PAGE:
Category Financial Sector Assessment

International Finance Corporation (IFC)

IFC publishes the Emerging Markets Database (EMDB).

EMDB contains the latest figures for all IFC indices—global, investable, industry, and frontier—and on market data such as prices, corporate actions, and stock ID information. The database provides three levels of data: comprehensive data on individual stocks cov­ered in all markets, data series for each index computed, and data series for each market covered. It also includes the following:

• Years covered: varies by country and indicator

• Countries covered: emerging market countries

C.3.7 World Bank

The World Bank produces the world development indicators database...

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Links with the Basel Core Principle

The “efficient resolution of problems in banks” is mentioned in the Core Principles for Effective Banking Supervision (BCP) issued by the BCBS as one of the key precondi­tions for effective banking supervision. Other preconditions are jointly the sound and sustainable macroeconomic policies, a well-developed public infrastructure, an effective market discipline, and the mechanisms for providing appropriate systemic protection. In addition, earlier reviews of lessons from BCP assessments by World Bank and IMF staff members have recommended that, in view of their importance, adequate procedures for the resolution of problem banks should be made an integral part of the BCP assessments...

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The Mapping of Macroscenarios to Balance Sheets: The Bottom-Up Approach

Translating a macroeconomic framework into the balance sheet of a financial institution requires mapping macrovariables into a set of common risk factors that can be applied to stress individual balance sheets. Applying a stress to an individual balance sheet under the bottom-up approach involves shocking the risk factors that determine the underly­ing value of a portfolio and then revaluing that portfolio. Because most portfolios have numerous instruments, each with a unique price, the process of revaluing a portfolio may require knowledge of hundreds or thousands of market prices. Financial institutions typically simplify this process by mapping each element of a portfolio into a smaller set of common risk factors...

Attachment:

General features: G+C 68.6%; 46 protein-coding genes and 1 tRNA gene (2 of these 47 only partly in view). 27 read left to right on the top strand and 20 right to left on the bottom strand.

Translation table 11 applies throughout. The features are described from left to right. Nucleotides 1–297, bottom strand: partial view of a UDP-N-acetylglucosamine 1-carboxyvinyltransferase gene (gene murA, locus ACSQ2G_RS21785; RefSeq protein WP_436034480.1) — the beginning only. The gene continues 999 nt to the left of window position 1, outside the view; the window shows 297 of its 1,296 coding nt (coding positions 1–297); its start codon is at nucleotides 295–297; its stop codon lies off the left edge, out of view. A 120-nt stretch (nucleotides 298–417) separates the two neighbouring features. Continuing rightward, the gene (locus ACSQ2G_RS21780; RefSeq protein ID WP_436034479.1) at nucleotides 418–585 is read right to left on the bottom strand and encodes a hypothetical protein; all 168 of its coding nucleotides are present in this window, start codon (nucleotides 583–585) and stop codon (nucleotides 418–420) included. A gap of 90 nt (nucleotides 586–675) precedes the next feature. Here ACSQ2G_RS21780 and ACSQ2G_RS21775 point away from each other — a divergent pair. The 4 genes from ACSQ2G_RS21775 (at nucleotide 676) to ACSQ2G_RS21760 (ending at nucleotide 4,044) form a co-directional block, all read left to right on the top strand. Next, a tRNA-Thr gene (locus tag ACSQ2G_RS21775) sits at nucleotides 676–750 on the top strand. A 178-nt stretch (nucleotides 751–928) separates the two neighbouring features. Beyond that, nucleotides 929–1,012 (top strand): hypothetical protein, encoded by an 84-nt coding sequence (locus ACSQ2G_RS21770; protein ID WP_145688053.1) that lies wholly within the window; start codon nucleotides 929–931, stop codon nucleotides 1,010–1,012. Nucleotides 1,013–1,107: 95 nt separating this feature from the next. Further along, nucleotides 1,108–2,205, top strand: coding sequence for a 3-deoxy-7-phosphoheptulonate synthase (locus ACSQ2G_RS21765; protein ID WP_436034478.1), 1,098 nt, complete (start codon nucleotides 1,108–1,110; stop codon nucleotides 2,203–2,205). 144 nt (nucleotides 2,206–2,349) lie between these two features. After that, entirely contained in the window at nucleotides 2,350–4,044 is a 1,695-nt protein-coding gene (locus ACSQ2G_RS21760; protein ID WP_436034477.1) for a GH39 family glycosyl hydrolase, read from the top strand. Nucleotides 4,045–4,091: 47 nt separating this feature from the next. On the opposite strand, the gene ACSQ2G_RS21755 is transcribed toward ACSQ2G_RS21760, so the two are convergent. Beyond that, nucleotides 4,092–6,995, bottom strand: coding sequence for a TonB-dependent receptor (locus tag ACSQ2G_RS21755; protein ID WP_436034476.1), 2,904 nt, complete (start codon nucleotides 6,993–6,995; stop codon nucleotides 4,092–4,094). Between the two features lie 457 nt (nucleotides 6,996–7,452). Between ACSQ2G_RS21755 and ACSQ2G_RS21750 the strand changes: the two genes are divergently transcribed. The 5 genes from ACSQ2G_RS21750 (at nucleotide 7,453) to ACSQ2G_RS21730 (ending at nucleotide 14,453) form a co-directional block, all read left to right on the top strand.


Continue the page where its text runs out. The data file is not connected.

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Maintenance of Competitive Conditions

Bank restructuring should not distort competition, subsidize failure, or penalize the more efficient banks in the system. This principle may be contained in competition law and enforced by the relevant authorities, though often in cooperation with the banking authorities.

G.5.3.6 Accountability and Transparency of Process

Bank restructuring should be carried out in a framework of fairness and transparency. Autonomous banking authorities should be held accountable for their actions. In par­ticular, information should be made public about the rationale for important decisions, such as those involving the use and allocation of public funds, government assumption of control and ownership of a weak bank on systemic stability grounds (see section G.5...

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Multitasking for the Sectoral Reviews

Having separate experts for sectoral stability and development analysis will overburden the country and impose excessive administrative costs. It will also result in a team that is too large to allow for adequate synthesis of what are indeed overlapping issues. Therefore, there seems little merit in including a large team of “development specialists” alongside prudential specialists. In the case of many sectors, such as insurance and capital markets, the same expert who analyzes stability aspects should also be able to assess developmental aspects. This arrangement will not only avoid duplication but also guarantee consistency across the two dimensions. Staffing the assessment of the sectors should be designed with this multitasking in mind.

In the case of banking, always the most impo...

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Institutional Structure of Financial Regulation and Supervision1


Around the world, many countries are reconsidering the institutional structure of regula­tory and supervisory agencies in the financial sector. This reconsideration reflects the concern that the existing structures—which were often established in a markedly dif­ferent market and institutional environment than exists today—may have become inappropriate to meet the key regulatory objectives effectively. These objectives include fostering market efficiency and promoting market confidence and stability. As countries reassess and then implement changes in their regulatory and supervisory architecture, a number of issues are raised in relation to both the developmental and stability aspects of the financial sector’s evolution.

From the developmental perspective, the main questio...

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